Leveling the Playing Field for Tenants in New York City’s Housing Court, Assemblywoman Joyner Calls Her Passage of the Housing Court Equity Act an “Important Step Toward Equal Justice for All”

Recognizing New York’s increasing diversity, Assemblywoman Latoya Joyner (D-Bronx, 77th AD) is praising passage of the Housing Court Equity Act of 2020 that will level the playing field for tenants who are more comfortable using languages other than English. “The use of English only documents in our City’s housing courts has proven to be a barrier for a growing number of New Yorkers and often leads to landlords having the upper hand as tenants have the deck stacked against them,” Assemblywoman Joyner said.

“The result has left many tenants facing an uphill battle as they strive to keep their homes and avoid the tragedy of homelessness,” Assemblywoman Joyner said. “Unscrupulous landlords exploit circumstances as tenants struggle to understand documents that are written in a language that they may not fully understand – and the dire consequences impact far too many families throughout our city.”

Assemblywoman Joyner’s Housing Court Equity Act of 2020 (Assembly Bill A. 2145) addresses those barriers by requiring that key housing court documents not just be provided to tenants in English but in Spanish and the six other most common languages in New York City. Litigants in housing court will also be advised that they have the right to have all court proceedings and any settlements interpreted for them orally so they can understand a settlement before agreeing to it.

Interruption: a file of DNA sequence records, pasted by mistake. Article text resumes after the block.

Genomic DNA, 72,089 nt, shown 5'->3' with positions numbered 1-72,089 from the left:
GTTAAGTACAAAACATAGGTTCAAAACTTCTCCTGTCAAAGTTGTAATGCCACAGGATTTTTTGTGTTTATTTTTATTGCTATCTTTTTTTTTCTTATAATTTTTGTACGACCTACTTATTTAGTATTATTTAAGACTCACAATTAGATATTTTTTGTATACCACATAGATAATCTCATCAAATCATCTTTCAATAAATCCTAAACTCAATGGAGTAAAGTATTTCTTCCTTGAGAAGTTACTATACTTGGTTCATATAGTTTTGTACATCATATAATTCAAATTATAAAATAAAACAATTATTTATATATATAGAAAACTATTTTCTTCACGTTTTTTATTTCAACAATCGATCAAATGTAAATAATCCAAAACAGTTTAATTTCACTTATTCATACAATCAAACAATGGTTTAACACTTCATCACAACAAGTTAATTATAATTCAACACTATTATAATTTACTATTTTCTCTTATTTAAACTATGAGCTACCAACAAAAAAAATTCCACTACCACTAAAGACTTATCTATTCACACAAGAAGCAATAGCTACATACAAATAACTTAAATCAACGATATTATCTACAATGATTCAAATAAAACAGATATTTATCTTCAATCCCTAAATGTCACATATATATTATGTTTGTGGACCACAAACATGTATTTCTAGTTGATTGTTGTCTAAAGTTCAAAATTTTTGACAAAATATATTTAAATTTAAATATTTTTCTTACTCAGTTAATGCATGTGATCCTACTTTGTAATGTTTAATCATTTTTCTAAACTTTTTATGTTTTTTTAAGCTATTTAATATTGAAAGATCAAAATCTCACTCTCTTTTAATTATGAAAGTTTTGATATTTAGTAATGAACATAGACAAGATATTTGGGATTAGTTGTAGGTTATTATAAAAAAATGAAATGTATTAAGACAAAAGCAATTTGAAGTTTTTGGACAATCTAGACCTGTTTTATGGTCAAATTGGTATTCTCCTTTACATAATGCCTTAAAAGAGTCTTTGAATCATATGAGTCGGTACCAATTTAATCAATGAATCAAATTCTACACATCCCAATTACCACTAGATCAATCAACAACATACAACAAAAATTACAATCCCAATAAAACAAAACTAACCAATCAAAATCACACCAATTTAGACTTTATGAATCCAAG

“Landlords have been able to exploit the fact that an increasing number of tenants have limited English language skills – and that’s truly troubling in a city that’s home to so many immigrants from all over the world,” Assemblywoman Joyner said. “A majority of residents in my Bronx community speak Spanish or have families that immigrated from the African continent where English is not commonly spoken. We need to ensure that they’re able to fully exercise their rights in housing court and don’t face undue barriers.”

“My district is not alone with statistics showing that there are 5.5 million New Yorkers who are not native English speakers and 2.5 million New Yorkers with limited English proficiency,” Assemblywoman Joyner said. “As a result, millions of New Yorkers are finding that the scales of justice are tilted against them each and every day. The Housing Court Equity Act of 2020 levels the playing field and balances the scales of justice for many New Yorkers faced with language barriers.”

Assembly Bill A. 2145/ Senate Bill S. 1951 has passed both houses of the State Legislature and will be sent to Governor Cuomo for signature later this year.